Above: the view from Barbara's terrace.
Yes OK, I'm new to tour blogging, a fact which I will make painfully obvious when it comes time to talk about the "highlights" from the trip, because I pretty much managed to have zero photos of those moments, hopefully because I was just kickin' it old-school and "enjoying myself".
So, I must say, I'd forgotten how not close to everything the Milano Malpensa airport is. Why, then, was it our entry/exit point back when we lived in Italy? No idea at all. It's one of those airports where you land (ideally), then taxi for five or ten minutes, then deplane directly onto a bus, which takes you 5km away to baggage claim, after which you take a ten-minute shuttle to the Malpensa train station, where you then take an hour train to Milan Central Station (I'm not kidding), at which point you flail around for ten minutes until a lovely woman you met on the train named Alma from Padova re-teaches you how the metro works, then you get on the metro/subway to go to the hotel's side of town.
ALL OF WHICH WE ARE NOT COMPLAINING ABOUT. We were so extremely lucky to get anywhere at all, because of lo sciopero, which is one of the first vocabulary words they teach you in Italian class, it means: strike. It's kind of an accepted thing, and happens several times a year. They're announced in advance, and generally only last anywhere from a half day to a couple of days. They can be regional or national, and can affect one or all service sectors.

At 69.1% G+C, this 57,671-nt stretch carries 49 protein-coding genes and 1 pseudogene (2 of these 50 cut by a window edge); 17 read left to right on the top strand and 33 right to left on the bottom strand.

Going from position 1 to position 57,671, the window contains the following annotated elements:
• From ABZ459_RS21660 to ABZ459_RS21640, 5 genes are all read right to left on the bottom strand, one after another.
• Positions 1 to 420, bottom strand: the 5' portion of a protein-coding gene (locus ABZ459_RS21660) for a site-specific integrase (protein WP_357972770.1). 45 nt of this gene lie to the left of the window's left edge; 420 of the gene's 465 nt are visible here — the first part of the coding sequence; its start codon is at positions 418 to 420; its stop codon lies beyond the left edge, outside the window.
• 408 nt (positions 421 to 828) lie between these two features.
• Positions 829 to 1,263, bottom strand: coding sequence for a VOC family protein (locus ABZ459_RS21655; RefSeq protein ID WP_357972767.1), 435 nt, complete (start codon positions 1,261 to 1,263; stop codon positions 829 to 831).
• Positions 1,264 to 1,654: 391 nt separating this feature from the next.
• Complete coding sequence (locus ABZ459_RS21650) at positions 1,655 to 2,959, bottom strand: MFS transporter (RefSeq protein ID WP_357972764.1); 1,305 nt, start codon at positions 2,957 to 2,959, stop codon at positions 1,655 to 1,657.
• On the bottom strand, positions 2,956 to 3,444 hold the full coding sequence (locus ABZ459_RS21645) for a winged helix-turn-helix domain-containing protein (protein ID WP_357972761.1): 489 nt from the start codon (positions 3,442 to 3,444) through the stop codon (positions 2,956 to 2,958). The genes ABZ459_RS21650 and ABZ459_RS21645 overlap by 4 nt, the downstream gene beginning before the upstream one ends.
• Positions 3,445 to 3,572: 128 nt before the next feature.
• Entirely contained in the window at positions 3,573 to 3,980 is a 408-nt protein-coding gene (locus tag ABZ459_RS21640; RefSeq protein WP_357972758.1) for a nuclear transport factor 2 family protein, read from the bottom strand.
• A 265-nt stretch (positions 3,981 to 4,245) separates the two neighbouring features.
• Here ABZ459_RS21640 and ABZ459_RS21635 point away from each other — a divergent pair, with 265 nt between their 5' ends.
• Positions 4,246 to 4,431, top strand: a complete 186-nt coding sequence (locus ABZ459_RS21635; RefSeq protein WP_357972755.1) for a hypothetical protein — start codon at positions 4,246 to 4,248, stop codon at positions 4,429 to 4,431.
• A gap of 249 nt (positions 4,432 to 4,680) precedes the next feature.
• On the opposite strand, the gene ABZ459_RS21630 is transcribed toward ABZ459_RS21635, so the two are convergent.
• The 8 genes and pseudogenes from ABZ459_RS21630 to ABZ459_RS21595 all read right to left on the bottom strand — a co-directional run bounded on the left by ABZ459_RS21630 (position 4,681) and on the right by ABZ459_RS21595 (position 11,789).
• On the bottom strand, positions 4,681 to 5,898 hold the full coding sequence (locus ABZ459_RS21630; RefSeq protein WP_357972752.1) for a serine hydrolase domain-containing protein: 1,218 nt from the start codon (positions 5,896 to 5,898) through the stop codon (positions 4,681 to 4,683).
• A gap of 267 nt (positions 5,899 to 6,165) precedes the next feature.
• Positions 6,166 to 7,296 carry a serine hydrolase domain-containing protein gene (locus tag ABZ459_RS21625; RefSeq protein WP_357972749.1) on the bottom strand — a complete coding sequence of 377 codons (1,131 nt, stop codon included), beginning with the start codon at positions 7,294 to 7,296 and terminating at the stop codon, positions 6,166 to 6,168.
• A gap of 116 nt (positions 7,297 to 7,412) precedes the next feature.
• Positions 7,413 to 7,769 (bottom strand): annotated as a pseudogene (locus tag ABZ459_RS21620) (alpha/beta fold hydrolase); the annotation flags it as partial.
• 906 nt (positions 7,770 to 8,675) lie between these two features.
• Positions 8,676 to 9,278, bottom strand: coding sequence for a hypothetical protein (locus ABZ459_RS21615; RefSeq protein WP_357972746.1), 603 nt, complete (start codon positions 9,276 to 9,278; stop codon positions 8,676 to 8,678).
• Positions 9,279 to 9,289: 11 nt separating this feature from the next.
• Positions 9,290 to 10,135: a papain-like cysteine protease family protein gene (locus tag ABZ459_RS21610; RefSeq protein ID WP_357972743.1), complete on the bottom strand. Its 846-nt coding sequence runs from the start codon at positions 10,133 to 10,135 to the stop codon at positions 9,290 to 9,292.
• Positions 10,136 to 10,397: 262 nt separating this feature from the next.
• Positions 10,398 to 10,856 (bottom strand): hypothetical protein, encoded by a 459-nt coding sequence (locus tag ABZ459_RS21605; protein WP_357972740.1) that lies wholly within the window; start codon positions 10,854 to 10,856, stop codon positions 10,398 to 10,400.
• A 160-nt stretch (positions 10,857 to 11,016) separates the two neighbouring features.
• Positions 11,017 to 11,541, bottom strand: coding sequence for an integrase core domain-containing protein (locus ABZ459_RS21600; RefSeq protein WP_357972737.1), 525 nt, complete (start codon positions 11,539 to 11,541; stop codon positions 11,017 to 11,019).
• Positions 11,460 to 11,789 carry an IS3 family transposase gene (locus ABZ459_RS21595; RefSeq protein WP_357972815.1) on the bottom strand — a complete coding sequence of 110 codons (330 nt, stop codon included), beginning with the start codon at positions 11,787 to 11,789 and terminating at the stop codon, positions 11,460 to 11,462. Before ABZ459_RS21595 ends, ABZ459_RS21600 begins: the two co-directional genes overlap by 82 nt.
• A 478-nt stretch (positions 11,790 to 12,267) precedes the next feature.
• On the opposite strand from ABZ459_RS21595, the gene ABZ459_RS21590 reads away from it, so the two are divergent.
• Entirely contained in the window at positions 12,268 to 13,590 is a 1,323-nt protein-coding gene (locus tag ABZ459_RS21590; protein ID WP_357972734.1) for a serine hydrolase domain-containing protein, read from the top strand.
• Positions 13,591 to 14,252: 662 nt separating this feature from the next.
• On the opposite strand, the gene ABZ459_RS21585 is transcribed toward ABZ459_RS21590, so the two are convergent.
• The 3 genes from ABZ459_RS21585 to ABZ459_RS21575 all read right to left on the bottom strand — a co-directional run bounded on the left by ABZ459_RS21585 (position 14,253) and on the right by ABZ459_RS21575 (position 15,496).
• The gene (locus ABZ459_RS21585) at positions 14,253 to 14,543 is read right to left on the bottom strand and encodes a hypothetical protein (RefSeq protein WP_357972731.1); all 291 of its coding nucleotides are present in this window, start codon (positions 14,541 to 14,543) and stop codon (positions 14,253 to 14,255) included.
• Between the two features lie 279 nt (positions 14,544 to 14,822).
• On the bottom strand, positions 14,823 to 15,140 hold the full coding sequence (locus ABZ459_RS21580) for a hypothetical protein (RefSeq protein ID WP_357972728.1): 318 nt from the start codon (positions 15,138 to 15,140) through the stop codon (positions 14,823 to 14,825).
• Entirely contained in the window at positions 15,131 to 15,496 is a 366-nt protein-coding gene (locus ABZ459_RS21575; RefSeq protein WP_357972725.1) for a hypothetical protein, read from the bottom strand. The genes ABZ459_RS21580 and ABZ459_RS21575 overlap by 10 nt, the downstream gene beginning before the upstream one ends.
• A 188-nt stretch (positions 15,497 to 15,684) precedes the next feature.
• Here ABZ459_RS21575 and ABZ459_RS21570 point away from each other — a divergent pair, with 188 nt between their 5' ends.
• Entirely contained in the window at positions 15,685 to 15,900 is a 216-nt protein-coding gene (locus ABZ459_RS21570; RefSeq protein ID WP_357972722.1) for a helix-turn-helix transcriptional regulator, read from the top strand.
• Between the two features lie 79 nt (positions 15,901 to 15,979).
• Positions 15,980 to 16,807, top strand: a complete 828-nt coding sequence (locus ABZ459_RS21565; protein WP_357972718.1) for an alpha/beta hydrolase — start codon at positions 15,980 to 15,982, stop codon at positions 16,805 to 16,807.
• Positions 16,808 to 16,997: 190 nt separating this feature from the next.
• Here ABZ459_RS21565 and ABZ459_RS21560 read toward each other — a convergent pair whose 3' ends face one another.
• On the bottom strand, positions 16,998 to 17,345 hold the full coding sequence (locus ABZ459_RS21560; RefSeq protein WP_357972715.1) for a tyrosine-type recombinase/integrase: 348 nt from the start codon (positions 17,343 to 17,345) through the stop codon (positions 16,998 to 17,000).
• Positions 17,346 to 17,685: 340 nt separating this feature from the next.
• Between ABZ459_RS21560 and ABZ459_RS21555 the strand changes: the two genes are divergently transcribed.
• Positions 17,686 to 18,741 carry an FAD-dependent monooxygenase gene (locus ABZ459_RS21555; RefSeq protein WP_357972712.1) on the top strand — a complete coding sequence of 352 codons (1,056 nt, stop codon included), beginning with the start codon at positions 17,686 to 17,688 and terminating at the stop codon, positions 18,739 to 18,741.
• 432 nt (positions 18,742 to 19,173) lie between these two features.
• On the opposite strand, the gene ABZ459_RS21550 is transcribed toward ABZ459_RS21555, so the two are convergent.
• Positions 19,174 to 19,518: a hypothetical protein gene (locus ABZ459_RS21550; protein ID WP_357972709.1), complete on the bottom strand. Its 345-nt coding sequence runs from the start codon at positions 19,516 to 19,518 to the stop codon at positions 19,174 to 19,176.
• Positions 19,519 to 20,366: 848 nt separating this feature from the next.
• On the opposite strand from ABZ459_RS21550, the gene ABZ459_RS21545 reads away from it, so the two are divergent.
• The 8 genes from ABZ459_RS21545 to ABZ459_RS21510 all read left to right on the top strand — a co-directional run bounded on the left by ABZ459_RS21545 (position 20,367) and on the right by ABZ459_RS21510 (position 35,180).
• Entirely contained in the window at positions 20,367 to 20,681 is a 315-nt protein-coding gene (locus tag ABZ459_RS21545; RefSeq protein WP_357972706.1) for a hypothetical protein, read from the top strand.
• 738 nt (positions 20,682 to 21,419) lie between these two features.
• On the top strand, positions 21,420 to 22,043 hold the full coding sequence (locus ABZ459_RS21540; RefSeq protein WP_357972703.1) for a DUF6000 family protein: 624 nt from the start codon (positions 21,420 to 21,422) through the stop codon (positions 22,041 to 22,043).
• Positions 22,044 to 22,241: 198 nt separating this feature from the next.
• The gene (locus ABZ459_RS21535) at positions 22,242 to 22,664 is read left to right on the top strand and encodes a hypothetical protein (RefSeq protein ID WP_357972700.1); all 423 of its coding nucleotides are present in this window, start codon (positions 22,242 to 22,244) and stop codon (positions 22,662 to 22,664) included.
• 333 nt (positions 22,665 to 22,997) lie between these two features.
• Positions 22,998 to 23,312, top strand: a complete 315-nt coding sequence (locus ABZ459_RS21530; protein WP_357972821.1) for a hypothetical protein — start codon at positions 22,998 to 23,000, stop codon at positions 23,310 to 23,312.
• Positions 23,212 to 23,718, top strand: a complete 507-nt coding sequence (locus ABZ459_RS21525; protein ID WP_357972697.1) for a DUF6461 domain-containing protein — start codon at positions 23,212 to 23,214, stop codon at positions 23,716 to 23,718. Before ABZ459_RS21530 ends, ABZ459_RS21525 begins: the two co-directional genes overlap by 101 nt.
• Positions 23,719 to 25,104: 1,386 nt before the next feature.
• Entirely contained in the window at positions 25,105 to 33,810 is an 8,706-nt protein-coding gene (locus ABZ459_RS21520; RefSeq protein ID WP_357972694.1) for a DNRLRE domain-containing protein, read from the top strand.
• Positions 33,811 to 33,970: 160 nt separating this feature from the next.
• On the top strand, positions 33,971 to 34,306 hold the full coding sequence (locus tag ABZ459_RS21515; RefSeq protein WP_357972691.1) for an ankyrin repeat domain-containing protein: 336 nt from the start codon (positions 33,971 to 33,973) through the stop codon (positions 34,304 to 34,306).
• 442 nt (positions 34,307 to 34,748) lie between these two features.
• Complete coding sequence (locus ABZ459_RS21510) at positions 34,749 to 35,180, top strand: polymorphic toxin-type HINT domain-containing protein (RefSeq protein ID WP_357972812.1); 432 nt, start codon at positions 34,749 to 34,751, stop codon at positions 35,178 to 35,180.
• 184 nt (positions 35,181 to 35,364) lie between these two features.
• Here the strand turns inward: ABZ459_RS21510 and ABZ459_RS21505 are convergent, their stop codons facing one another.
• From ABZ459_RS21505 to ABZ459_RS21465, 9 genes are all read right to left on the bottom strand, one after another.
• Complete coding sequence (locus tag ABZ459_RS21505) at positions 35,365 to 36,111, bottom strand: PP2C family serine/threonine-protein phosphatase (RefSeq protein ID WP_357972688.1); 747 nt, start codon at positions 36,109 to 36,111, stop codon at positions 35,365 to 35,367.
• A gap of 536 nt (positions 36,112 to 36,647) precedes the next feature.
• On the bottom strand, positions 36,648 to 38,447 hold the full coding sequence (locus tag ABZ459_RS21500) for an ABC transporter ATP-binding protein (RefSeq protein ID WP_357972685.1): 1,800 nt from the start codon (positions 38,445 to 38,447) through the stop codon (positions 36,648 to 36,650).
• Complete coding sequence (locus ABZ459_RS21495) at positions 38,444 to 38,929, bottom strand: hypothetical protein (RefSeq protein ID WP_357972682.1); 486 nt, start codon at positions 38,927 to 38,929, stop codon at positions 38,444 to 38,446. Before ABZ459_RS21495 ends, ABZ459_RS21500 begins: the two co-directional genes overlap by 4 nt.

For example, on Thursday the national rail service was on strike and mostly nobody in Italy went anywhere, and then on Friday the rail service was still on strike but also the Malpensa airport ground crews were on strike and all flights were cancelled from 9am-5pm. More about all this on Day 2.
I've always traveled with an overly-researched list of eating/drinking options in an attempt to avoid The Death Mope, which is what happens when you end up in a foreign city hungry and/or thirsty without a plan and you set off in a random direction thinking you'll find somewhere non-touristy or inviting or just generally non-shitty enough to park yourself, and (this is the Death Mope part) you don't. So you keep walking and getting hungrier/thirstier, etc.
For dinner, Barbara asked what we wanted to eat and we said "Italian", and gave us the silent supplicating Italian gesture that means "umm, right, but please elaborate". We said "good Italian", Jeroen said something like "Mark normally knows a good place to go", but this time I didn't b/c I didn't have an Internet connection, a concept that Barbara waved away anyway, saying "This is Italy. If you want to eat well, you don't look on the Internet: you ask an Italian where to go." She left the room for five minutes, came back and said, "I called my friend Paolo, we have reservations in an hour." Go Barbara.
So yes, then the normal driving, honking, swearing, death-defying moving violations, sidewalk parking, etc until we ended up at Trattoria Bolognese da Mauro. Which was perfect in terms of authentic food and relaxed left-wing attitude and tour-friendly prices. The food and atmosphere was indeed very Bolognese, as was the compulsion to eat beyond rational/physical limits. Two or three hours later we waddled and moaned our way back to the car and headed back to sleeping quarters for something like sleep.